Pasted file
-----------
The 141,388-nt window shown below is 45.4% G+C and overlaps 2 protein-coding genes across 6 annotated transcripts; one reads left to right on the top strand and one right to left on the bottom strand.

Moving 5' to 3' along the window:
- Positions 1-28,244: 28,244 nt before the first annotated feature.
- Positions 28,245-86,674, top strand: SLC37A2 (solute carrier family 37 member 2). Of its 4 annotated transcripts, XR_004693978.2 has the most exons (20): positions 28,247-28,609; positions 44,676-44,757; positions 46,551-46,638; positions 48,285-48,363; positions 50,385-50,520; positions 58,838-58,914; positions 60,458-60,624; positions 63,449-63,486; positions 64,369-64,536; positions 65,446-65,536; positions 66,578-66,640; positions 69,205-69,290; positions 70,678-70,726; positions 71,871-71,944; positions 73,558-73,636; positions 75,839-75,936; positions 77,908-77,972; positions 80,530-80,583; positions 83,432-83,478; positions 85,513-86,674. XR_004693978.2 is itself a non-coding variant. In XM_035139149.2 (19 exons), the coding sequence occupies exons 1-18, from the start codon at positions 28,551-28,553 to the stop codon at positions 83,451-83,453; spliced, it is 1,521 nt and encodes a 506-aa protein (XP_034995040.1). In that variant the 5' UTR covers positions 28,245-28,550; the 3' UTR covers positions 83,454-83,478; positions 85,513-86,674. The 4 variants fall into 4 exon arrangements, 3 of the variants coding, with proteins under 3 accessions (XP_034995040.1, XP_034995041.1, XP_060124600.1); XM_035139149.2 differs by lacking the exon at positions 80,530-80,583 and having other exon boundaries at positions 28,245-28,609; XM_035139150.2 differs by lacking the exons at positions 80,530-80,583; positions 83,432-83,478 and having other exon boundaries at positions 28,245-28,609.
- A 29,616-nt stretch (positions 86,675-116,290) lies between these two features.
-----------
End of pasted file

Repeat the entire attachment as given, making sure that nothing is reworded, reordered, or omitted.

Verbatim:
The 141,388-nt window shown below is 45.4% G+C and overlaps 2 protein-coding genes across 6 annotated transcripts; one reads left to right on the top strand and one right to left on the bottom strand.

Moving 5' to 3' along the window:
- Positions 1-28,244: 28,244 nt before the first annotated feature.
- Positions 28,245-86,674, top strand: SLC37A2 (solute carrier family 37 member 2). Of its 4 annotated transcripts, XR_004693978.2 has the most exons (20): positions 28,247-28,609; positions 44,676-44,757; positions 46,551-46,638; positions 48,285-48,363; positions 50,385-50,520; positions 58,838-58,914; positions 60,458-60,624; positions 63,449-63,486; positions 64,369-64,536; positions 65,446-65,536; positions 66,578-66,640; positions 69,205-69,290; positions 70,678-70,726; positions 71,871-71,944; positions 73,558-73,636; positions 75,839-75,936; positions 77,908-77,972; positions 80,530-80,583; positions 83,432-83,478; positions 85,513-86,674. XR_004693978.2 is itself a non-coding variant. In XM_035139149.2 (19 exons), the coding sequence occupies exons 1-18, from the start codon at positions 28,551-28,553 to the stop codon at positions 83,451-83,453; spliced, it is 1,521 nt and encodes a 506-aa protein (XP_034995040.1). In that variant the 5' UTR covers positions 28,245-28,550; the 3' UTR covers positions 83,454-83,478; positions 85,513-86,674. The 4 variants fall into 4 exon arrangements, 3 of the variants coding, with proteins under 3 accessions (XP_034995040.1, XP_034995041.1, XP_060124600.1); XM_035139149.2 differs by lacking the exon at positions 80,530-80,583 and having other exon boundaries at positions 28,245-28,609; XM_035139150.2 differs by lacking the exons at positions 80,530-80,583; positions 83,432-83,478 and having other exon boundaries at positions 28,245-28,609.
- A 29,616-nt stretch (positions 86,675-116,290) lies between these two features.